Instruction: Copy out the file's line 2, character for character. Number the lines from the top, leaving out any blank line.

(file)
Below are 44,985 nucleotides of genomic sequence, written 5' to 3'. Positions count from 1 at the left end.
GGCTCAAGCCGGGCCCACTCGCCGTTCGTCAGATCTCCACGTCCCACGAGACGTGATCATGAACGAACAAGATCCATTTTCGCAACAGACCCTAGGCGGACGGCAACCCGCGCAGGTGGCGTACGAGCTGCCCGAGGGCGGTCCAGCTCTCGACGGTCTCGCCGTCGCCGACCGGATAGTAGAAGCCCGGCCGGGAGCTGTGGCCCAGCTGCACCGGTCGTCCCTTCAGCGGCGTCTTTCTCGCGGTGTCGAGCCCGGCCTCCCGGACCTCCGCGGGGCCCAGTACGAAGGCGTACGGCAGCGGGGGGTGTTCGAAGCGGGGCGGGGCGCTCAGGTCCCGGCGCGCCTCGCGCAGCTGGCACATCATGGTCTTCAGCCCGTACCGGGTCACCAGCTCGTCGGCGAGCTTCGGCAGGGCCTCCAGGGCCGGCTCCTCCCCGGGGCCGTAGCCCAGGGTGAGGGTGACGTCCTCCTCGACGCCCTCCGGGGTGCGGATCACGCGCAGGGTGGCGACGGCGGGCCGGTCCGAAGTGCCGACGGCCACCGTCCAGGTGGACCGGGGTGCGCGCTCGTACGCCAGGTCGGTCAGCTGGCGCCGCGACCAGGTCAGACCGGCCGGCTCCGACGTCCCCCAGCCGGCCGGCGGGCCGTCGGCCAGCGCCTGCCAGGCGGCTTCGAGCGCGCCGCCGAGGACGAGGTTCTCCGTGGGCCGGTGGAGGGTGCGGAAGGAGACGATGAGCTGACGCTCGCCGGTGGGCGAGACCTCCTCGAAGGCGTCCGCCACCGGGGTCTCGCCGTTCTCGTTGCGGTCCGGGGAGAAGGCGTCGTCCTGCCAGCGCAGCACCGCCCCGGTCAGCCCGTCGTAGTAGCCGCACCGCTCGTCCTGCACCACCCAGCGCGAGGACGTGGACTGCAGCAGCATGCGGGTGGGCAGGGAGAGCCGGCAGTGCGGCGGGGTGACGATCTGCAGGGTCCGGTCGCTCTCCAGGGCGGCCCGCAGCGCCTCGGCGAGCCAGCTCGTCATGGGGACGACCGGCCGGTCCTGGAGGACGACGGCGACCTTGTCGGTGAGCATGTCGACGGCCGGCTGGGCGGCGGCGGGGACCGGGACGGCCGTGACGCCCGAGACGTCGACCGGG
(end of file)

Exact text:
GGCTCAAGCCGGGCCCACTCGCCGTTCGTCAGATCTCCACGTCCCACGAGACGTGATCATGAACGAACAAGATCCATTTTCGCAACAGACCCTAGGCGGACGGCAACCCGCGCAGGTGGCGTACGAGCTGCCCGAGGGCGGTCCAGCTCTCGACGGTCTCGCCGTCGCCGACCGGATAGTAGAAGCCCGGCCGGGAGCTGTGGCCCAGCTGCACCGGTCGTCCCTTCAGCGGCGTCTTTCTCGCGGTGTCGAGCCCGGCCTCCCGGACCTCCGCGGGGCCCAGTACGAAGGCGTACGGCAGCGGGGGGTGTTCGAAGCGGGGCGGGGCGCTCAGGTCCCGGCGCGCCTCGCGCAGCTGGCACATCATGGTCTTCAGCCCGTACCGGGTCACCAGCTCGTCGGCGAGCTTCGGCAGGGCCTCCAGGGCCGGCTCCTCCCCGGGGCCGTAGCCCAGGGTGAGGGTGACGTCCTCCTCGACGCCCTCCGGGGTGCGGATCACGCGCAGGGTGGCGACGGCGGGCCGGTCCGAAGTGCCGACGGCCACCGTCCAGGTGGACCGGGGTGCGCGCTCGTACGCCAGGTCGGTCAGCTGGCGCCGCGACCAGGTCAGACCGGCCGGCTCCGACGTCCCCCAGCCGGCCGGCGGGCCGTCGGCCAGCGCCTGCCAGGCGGCTTCGAGCGCGCCGCCGAGGACGAGGTTCTCCGTGGGCCGGTGGAGGGTGCGGAAGGAGACGATGAGCTGACGCTCGCCGGTGGGCGAGACCTCCTCGAAGGCGTCCGCCACCGGGGTCTCGCCGTTCTCGTTGCGGTCCGGGGAGAAGGCGTCGTCCTGCCAGCGCAGCACCGCCCCGGTCAGCCCGTCGTAGTAGCCGCACCGCTCGTCCTGCACCACCCAGCGCGAGGACGTGGACTGCAGCAGCATGCGGGTGGGCAGGGAGAGCCGGCAGTGCGGCGGGGTGACGATCTGCAGGGTCCGGTCGCTCTCCAGGGCGGCCCGCAGCGCCTCGGCGAGCCAGCTCGTCATGGGGACGACCGGCCGGTCCTGGAGGACGACGGCGACCTTGTCGGTGAGCATGTCGACGGCCGGCTGGGCGGCGGCGGGGACCGGGACGGCCGTGACGCCCGAGACGTCGACCGGG